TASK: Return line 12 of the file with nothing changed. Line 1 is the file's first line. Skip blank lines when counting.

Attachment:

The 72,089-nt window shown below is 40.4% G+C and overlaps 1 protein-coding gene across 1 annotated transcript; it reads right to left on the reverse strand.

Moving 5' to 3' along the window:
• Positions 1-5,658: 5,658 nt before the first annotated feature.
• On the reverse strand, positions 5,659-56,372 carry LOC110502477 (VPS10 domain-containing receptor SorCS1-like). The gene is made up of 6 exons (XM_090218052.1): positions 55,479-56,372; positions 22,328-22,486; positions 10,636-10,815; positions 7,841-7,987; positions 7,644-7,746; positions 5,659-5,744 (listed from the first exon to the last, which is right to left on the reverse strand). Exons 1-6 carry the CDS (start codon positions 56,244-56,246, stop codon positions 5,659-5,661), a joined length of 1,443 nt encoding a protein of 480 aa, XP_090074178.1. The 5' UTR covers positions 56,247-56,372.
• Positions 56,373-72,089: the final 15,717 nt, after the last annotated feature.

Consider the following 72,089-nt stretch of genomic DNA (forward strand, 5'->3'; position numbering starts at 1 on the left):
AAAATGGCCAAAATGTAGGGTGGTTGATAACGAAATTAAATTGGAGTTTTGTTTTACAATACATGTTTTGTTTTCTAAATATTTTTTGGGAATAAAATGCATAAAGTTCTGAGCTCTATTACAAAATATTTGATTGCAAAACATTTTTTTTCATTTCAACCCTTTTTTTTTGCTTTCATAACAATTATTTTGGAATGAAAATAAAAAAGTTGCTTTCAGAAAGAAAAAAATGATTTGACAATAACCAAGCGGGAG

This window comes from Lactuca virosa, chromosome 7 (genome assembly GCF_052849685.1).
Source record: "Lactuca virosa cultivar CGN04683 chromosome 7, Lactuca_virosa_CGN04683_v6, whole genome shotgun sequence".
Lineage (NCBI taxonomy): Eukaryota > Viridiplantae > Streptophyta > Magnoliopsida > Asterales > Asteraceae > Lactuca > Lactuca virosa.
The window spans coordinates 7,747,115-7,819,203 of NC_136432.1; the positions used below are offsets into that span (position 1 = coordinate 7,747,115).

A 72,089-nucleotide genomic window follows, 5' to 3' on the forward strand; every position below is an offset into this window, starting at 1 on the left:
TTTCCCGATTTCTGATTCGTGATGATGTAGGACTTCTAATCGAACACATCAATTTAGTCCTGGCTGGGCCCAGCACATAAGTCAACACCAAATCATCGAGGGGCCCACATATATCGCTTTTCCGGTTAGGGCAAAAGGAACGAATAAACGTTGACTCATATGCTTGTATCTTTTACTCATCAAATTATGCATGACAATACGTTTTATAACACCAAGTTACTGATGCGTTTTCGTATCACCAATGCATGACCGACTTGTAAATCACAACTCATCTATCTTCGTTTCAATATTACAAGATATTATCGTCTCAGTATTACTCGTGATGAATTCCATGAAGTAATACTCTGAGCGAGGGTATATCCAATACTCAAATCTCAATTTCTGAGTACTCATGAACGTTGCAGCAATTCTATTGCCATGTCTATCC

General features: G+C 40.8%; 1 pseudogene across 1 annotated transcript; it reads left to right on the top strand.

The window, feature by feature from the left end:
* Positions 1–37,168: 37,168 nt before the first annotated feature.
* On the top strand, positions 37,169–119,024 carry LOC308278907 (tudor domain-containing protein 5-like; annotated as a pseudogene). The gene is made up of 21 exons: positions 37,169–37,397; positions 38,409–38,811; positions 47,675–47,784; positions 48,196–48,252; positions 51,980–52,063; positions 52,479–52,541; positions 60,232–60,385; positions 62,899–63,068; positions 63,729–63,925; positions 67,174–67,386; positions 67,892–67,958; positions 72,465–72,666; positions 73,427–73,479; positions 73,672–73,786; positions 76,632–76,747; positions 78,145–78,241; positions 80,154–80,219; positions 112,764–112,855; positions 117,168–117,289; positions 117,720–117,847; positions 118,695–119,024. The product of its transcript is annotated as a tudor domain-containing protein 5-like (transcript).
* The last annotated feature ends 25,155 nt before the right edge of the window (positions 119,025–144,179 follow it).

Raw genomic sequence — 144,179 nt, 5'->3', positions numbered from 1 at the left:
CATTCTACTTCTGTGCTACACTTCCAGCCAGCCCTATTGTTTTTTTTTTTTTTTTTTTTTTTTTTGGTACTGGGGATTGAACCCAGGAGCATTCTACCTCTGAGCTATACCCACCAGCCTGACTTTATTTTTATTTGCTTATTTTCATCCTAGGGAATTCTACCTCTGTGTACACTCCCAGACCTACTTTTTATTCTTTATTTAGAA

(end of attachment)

A 72,089-nucleotide genomic window follows, 5' to 3' on the forward strand; every position below is an offset into this window, starting at 1 on the left: